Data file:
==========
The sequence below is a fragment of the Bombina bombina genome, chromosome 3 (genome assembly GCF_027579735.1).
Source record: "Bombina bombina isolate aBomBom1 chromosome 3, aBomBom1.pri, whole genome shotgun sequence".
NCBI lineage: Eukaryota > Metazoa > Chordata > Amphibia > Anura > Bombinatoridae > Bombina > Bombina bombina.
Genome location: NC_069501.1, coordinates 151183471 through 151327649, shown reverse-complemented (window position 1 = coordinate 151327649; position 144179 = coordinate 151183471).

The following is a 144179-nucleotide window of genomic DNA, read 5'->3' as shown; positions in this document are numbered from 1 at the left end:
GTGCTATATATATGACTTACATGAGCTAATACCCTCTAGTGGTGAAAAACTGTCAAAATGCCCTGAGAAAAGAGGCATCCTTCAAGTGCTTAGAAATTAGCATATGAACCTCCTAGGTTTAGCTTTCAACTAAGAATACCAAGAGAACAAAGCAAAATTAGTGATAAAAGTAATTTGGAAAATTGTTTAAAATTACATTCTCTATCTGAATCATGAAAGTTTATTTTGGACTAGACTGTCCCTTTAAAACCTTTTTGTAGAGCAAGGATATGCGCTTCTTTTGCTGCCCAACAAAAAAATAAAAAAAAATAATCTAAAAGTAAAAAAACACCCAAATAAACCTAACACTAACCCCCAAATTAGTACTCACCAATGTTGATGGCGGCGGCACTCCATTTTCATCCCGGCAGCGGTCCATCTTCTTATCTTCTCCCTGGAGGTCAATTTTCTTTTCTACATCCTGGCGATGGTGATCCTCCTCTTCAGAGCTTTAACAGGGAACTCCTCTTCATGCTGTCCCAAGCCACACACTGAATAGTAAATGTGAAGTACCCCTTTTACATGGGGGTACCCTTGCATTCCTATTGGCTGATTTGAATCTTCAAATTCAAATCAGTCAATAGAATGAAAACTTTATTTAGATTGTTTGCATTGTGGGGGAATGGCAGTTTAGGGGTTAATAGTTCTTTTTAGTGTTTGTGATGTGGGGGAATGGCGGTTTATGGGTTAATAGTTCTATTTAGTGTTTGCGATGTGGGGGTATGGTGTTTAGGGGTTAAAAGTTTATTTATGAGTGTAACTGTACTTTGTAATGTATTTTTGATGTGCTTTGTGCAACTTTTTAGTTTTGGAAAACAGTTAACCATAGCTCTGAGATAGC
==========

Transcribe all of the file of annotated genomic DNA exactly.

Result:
The sequence below is a fragment of the Bombina bombina genome, chromosome 3 (genome assembly GCF_027579735.1).
Source record: "Bombina bombina isolate aBomBom1 chromosome 3, aBomBom1.pri, whole genome shotgun sequence".
NCBI lineage: Eukaryota > Metazoa > Chordata > Amphibia > Anura > Bombinatoridae > Bombina > Bombina bombina.
Genome location: NC_069501.1, coordinates 151183471 through 151327649, shown reverse-complemented (window position 1 = coordinate 151327649; position 144179 = coordinate 151183471).

The following is a 144179-nucleotide window of genomic DNA, read 5'->3' as shown; positions in this document are numbered from 1 at the left end:
GTGCTATATATATGACTTACATGAGCTAATACCCTCTAGTGGTGAAAAACTGTCAAAATGCCCTGAGAAAAGAGGCATCCTTCAAGTGCTTAGAAATTAGCATATGAACCTCCTAGGTTTAGCTTTCAACTAAGAATACCAAGAGAACAAAGCAAAATTAGTGATAAAAGTAATTTGGAAAATTGTTTAAAATTACATTCTCTATCTGAATCATGAAAGTTTATTTTGGACTAGACTGTCCCTTTAAAACCTTTTTGTAGAGCAAGGATATGCGCTTCTTTTGCTGCCCAACAAAAAAATAAAAAAAAATAATCTAAAAGTAAAAAAACACCCAAATAAACCTAACACTAACCCCCAAATTAGTACTCACCAATGTTGATGGCGGCGGCACTCCATTTTCATCCCGGCAGCGGTCCATCTTCTTATCTTCTCCCTGGAGGTCAATTTTCTTTTCTACATCCTGGCGATGGTGATCCTCCTCTTCAGAGCTTTAACAGGGAACTCCTCTTCATGCTGTCCCAAGCCACACACTGAATAGTAAATGTGAAGTACCCCTTTTACATGGGGGTACCCTTGCATTCCTATTGGCTGATTTGAATCTTCAAATTCAAATCAGTCAATAGAATGAAAACTTTATTTAGATTGTTTGCATTGTGGGGGAATGGCAGTTTAGGGGTTAATAGTTCTTTTTAGTGTTTGTGATGTGGGGGAATGGCGGTTTATGGGTTAATAGTTCTATTTAGTGTTTGCGATGTGGGGGTATGGTGTTTAGGGGTTAAAAGTTTATTTATGAGTGTAACTGTACTTTGTAATGTATTTTTGATGTGCTTTGTGCAACTTTTTAGTTTTGGAAAACAGTTAACCATAGCTCTGAGATAGC